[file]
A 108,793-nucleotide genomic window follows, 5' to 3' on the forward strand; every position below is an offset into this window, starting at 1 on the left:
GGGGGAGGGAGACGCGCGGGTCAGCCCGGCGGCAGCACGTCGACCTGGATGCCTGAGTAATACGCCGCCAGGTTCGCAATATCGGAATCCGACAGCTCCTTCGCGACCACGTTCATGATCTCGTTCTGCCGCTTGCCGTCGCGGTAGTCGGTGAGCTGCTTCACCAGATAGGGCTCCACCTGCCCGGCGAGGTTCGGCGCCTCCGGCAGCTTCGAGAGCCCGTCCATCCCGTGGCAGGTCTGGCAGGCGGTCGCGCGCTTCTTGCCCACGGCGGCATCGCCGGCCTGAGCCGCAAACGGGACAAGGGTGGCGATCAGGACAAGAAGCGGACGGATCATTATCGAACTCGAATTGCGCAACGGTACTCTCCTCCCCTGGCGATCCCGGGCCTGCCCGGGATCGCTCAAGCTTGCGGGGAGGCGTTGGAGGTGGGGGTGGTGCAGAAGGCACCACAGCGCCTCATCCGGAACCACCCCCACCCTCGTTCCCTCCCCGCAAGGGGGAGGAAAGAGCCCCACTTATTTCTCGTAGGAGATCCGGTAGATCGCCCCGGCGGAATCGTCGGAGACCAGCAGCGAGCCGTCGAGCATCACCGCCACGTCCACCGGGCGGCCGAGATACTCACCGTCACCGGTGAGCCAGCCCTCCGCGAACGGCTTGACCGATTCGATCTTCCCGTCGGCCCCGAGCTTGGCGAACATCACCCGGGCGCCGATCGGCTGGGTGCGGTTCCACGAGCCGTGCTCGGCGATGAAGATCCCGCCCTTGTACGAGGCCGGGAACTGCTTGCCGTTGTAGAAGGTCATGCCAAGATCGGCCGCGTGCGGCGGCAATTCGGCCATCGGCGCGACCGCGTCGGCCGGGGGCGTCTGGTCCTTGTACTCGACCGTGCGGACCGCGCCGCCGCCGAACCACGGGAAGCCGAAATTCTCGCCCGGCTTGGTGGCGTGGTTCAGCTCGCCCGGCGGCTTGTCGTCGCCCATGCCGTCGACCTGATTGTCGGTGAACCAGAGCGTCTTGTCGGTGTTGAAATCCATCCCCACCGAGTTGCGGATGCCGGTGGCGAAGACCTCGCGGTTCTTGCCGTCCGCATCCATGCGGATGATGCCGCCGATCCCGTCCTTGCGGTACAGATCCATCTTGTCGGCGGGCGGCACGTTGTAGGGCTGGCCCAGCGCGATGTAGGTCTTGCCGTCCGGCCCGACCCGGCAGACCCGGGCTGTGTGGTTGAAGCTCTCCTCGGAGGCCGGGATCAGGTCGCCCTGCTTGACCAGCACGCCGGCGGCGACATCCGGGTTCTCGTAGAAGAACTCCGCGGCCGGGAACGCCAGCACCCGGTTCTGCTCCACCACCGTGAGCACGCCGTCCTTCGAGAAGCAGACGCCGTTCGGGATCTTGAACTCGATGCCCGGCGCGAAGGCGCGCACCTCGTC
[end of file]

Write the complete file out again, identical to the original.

A 108,793-nucleotide genomic window follows, 5' to 3' on the forward strand; every position below is an offset into this window, starting at 1 on the left:
GGGGGAGGGAGACGCGCGGGTCAGCCCGGCGGCAGCACGTCGACCTGGATGCCTGAGTAATACGCCGCCAGGTTCGCAATATCGGAATCCGACAGCTCCTTCGCGACCACGTTCATGATCTCGTTCTGCCGCTTGCCGTCGCGGTAGTCGGTGAGCTGCTTCACCAGATAGGGCTCCACCTGCCCGGCGAGGTTCGGCGCCTCCGGCAGCTTCGAGAGCCCGTCCATCCCGTGGCAGGTCTGGCAGGCGGTCGCGCGCTTCTTGCCCACGGCGGCATCGCCGGCCTGAGCCGCAAACGGGACAAGGGTGGCGATCAGGACAAGAAGCGGACGGATCATTATCGAACTCGAATTGCGCAACGGTACTCTCCTCCCCTGGCGATCCCGGGCCTGCCCGGGATCGCTCAAGCTTGCGGGGAGGCGTTGGAGGTGGGGGTGGTGCAGAAGGCACCACAGCGCCTCATCCGGAACCACCCCCACCCTCGTTCCCTCCCCGCAAGGGGGAGGAAAGAGCCCCACTTATTTCTCGTAGGAGATCCGGTAGATCGCCCCGGCGGAATCGTCGGAGACCAGCAGCGAGCCGTCGAGCATCACCGCCACGTCCACCGGGCGGCCGAGATACTCACCGTCACCGGTGAGCCAGCCCTCCGCGAACGGCTTGACCGATTCGATCTTCCCGTCGGCCCCGAGCTTGGCGAACATCACCCGGGCGCCGATCGGCTGGGTGCGGTTCCACGAGCCGTGCTCGGCGATGAAGATCCCGCCCTTGTACGAGGCCGGGAACTGCTTGCCGTTGTAGAAGGTCATGCCAAGATCGGCCGCGTGCGGCGGCAATTCGGCCATCGGCGCGACCGCGTCGGCCGGGGGCGTCTGGTCCTTGTACTCGACCGTGCGGACCGCGCCGCCGCCGAACCACGGGAAGCCGAAATTCTCGCCCGGCTTGGTGGCGTGGTTCAGCTCGCCCGGCGGCTTGTCGTCGCCCATGCCGTCGACCTGATTGTCGGTGAACCAGAGCGTCTTGTCGGTGTTGAAATCCATCCCCACCGAGTTGCGGATGCCGGTGGCGAAGACCTCGCGGTTCTTGCCGTCCGCATCCATGCGGATGATGCCGCCGATCCCGTCCTTGCGGTACAGATCCATCTTGTCGGCGGGCGGCACGTTGTAGGGCTGGCCCAGCGCGATGTAGGTCTTGCCGTCCGGCCCGACCCGGCAGACCCGGGCTGTGTGGTTGAAGCTCTCCTCGGAGGCCGGGATCAGGTCGCCCTGCTTGACCAGCACGCCGGCGGCGACATCCGGGTTCTCGTAGAAGAACTCCGCGGCCGGGAACGCCAGCACCCGGTTCTGCTCCACCACCGTGAGCACGCCGTCCTTCGAGAAGCAGACGCCGTTCGGGATCTTGAACTCGATGCCCGGCGCGAAGGCGCGCACCTCGTC